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By Cornelia Le Roux

Digital Deputy News Editor

Navalny: Kremlin critic’s death initially followed by ‘echoes of silence’ from SA govt

While world leaders wasted no time in expressing their shock at the death of Alexei Navalny, the SA govt saw no need for a statement.

The headline-grabbing news of the death of jailed Russian opposition figure Alexei Navalny on Friday, 16 February was initially met by a deafening silence from the South African government.

This while the death of the 47-year-old, who survived poisoning with a nerve agent in 2020, caused a global outcry against the oppressive regime of Russian President Vladimir Putin in diplomatic circles.

Alexei Navalny dies while ANC’s Mbalula is in Moscow

Navalny died at the remote Arctic Circle penal colony in Russia’s Yamalo-Nenets region in northern Siberia where he was moved to in late 2023 to serve a 19-year jail term.

The prison service said the opposition leader “felt unwell after a walk” and “almost immediately” lost consciousness.

His death comes a month before an election poised to extend Putin‘s hold on power and while African National Congress (ANC) secretary general Fikile Mbalula and a delegation attended a conference in Moscow.

ALSO READ: Navalny death: What we know so far…

No statement: ‘There are other politicians…in prisons and dying – Dirco

Head of diplomacy in the Department of International Relations and Cooperation (Dirco), Clayson Monyela, initially said (only after City Press quizzed him about Navalny’s death) that there would be no statement from the department:

There are other politicians who’re being held in prisons and dying. If we issue a statement about one, we must be consistent.

Monyela’s curt dismissal of Navalny’s death was, however, followed a few hours later with a short tweet on X:

“Minister of International Relations Dr Naledi Pandor has noted with concern the news of the death of Alexei Navalny and hopes the circumstances surrounding his death will be thoroughly investigated by the Russian authorities. Condolences to his family and loved ones.”

Commenting on X, award-winning journalist and editor Ferial Haffajee urged Dirco to “lead in the condemnation” of Navalny’s death in the light of South Africa’s recent “majestic stance against genocide” at the International Court of Justice (ICJ).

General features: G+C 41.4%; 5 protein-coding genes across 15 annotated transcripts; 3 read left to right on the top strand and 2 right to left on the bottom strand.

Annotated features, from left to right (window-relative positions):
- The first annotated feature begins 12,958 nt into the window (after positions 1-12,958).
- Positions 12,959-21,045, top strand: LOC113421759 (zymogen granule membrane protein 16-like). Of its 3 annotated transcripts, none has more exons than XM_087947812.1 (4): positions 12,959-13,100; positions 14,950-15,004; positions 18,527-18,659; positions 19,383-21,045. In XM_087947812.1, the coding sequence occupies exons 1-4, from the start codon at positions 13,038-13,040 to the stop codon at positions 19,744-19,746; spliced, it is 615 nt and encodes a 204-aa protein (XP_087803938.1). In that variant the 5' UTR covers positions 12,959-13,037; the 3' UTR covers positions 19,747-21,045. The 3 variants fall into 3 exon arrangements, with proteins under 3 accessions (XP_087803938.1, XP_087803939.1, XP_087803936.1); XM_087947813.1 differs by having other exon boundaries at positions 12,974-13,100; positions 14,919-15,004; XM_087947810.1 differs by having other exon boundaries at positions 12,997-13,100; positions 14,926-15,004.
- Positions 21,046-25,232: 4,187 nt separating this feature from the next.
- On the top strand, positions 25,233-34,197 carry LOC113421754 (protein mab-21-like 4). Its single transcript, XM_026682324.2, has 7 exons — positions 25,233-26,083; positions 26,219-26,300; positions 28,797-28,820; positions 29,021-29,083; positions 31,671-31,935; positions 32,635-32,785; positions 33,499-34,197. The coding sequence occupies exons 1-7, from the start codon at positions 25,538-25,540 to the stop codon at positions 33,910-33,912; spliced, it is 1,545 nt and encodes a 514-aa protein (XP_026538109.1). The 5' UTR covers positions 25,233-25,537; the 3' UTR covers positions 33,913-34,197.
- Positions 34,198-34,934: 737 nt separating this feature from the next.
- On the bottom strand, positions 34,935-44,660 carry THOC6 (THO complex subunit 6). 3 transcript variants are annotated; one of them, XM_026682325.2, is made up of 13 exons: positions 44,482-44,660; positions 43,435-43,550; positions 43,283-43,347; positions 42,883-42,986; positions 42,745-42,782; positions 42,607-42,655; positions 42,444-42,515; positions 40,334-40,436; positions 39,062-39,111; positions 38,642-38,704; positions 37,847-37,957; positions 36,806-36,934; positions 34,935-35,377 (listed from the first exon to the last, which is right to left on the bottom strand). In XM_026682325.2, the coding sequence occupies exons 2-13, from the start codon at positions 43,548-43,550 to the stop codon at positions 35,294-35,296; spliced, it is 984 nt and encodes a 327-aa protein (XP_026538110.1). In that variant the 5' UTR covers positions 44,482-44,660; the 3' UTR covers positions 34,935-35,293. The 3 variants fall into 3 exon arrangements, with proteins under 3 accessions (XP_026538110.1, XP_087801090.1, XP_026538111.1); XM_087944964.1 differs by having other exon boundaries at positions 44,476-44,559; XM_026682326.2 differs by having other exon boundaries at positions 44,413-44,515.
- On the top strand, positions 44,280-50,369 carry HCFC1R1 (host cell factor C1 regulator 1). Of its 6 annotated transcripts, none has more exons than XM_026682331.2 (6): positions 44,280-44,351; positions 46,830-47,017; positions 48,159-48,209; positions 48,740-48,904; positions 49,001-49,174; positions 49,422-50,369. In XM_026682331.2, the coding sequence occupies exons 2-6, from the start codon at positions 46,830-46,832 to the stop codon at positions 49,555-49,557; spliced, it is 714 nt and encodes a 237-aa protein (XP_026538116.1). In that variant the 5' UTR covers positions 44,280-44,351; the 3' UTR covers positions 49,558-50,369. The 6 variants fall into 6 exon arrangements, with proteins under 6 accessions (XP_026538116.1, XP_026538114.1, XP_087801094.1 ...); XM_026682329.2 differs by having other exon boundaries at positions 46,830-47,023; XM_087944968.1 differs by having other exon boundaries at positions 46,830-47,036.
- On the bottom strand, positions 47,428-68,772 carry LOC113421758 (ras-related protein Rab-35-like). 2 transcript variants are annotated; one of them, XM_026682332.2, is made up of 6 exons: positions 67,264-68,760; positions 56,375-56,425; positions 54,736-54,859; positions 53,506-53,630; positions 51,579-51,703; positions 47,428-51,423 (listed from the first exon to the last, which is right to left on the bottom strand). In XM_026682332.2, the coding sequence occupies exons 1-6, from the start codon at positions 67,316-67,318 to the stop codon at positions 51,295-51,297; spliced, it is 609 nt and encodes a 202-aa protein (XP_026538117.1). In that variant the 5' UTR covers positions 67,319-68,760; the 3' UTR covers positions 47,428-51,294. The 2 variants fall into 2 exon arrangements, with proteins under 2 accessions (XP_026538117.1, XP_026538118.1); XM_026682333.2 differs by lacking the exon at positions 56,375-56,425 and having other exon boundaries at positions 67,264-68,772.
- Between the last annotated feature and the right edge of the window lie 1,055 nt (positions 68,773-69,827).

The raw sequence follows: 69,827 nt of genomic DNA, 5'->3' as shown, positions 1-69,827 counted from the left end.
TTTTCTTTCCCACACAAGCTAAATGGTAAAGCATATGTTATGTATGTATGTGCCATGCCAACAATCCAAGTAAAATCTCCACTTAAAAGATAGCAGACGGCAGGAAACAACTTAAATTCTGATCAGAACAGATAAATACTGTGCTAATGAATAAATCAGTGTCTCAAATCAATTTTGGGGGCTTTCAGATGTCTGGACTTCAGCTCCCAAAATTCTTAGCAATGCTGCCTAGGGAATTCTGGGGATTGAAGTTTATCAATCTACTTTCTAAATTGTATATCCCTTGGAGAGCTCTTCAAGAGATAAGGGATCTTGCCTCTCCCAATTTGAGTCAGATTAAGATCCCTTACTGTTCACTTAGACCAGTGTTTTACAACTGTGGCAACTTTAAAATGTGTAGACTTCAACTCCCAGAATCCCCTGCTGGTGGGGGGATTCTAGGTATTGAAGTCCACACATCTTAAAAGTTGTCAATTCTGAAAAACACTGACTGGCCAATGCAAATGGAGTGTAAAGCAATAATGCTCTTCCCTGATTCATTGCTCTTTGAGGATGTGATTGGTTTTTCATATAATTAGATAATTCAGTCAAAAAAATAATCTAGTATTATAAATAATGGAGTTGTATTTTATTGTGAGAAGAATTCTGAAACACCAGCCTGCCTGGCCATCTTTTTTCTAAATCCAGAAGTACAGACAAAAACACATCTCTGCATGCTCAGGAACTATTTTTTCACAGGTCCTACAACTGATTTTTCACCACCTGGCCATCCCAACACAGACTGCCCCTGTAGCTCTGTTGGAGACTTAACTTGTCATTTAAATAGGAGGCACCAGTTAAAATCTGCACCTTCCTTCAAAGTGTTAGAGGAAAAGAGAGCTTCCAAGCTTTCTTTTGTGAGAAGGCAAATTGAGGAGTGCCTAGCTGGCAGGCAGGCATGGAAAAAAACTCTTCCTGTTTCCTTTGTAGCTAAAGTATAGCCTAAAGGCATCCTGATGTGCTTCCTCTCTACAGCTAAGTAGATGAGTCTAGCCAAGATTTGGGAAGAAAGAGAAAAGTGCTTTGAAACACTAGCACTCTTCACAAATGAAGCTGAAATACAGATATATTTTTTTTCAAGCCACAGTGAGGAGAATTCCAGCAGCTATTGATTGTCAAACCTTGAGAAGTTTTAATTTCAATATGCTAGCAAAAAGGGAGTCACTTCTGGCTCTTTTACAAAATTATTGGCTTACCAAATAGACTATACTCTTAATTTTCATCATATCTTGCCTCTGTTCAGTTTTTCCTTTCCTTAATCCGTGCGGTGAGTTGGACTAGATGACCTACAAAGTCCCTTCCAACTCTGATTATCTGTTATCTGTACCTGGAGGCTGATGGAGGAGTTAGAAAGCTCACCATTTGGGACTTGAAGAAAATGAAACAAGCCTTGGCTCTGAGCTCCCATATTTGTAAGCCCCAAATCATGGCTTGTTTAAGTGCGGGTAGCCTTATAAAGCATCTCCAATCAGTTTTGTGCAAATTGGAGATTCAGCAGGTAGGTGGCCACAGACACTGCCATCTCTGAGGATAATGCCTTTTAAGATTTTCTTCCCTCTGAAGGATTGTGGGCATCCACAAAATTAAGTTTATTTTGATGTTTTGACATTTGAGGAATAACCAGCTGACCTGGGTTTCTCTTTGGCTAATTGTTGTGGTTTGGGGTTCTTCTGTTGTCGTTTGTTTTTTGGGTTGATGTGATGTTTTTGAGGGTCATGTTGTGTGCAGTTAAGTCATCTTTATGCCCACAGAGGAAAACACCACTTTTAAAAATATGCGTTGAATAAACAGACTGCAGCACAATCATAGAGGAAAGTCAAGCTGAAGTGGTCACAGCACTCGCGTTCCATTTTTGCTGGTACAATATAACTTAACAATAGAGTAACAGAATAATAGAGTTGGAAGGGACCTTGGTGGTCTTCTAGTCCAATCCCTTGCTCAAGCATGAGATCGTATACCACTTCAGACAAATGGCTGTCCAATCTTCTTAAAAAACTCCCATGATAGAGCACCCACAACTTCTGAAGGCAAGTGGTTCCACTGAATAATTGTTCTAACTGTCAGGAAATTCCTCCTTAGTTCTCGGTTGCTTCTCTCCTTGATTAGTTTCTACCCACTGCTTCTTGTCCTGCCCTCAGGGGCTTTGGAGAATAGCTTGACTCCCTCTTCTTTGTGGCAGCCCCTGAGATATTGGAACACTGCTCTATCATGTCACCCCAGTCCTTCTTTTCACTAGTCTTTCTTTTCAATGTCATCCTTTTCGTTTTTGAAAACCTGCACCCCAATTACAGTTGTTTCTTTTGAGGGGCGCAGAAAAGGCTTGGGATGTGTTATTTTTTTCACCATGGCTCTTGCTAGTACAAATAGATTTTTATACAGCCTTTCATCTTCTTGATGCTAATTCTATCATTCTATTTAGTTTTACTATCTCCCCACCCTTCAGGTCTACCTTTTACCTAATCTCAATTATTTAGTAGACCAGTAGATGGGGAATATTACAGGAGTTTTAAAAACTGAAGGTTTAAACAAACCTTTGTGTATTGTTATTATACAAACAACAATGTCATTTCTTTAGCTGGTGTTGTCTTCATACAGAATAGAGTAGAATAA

ALSO READ: Young Russians voice fear, disbelief over Navalny death

DA mourns death of Navalny

Meanwhile, the Democratic Alliance (DA) released a statement on Friday in which the opposition party mourned Navalny’s death and expressed its condolences to Julia Navalnaya, the wife of the “Russian democracy advocate”.

The opposition party which held its 2024 election manifesto launch at the Union Buildings, in Pretoria, on Saturday, also mentioned Mbalula’s attendance of a conference on neocolonialism in Moscow in its statement.

“That the ANC secretary general was in Moscow fraternising with the enemies of freedom in the moment of Navalny’s death should send a resounding message to all South Africans as to where our government really stands.”

International outrage

Western governments have been quick to blame the Kremlin, according to AFP.

  • “Make no mistake, Putin’s responsible for Navalny’s death. What happened to Navalny is even more proof of Putin’s brutality,” said US President Joe Biden.
  • “The Russian government bears a heavy responsibility,” Norway’s Foreign Minister Espen Barth Eide wrote on X, formerly Twitter.
  • Italian Prime Minister Giorgia Meloni said Navalny’s death was a “warning” to the world.
  • British Foreign Secretary David Cameron did not mince his words in speaking out about Putin either:

Putin’s Russia detained Navalny, trumped up charges against him, poisoned him and sent him to an Arctic prison colony, where he eventually died. No one should have any more doubts about the terrible regime in power. 

NOW READ: It’s a death wish to be Putin’s foe

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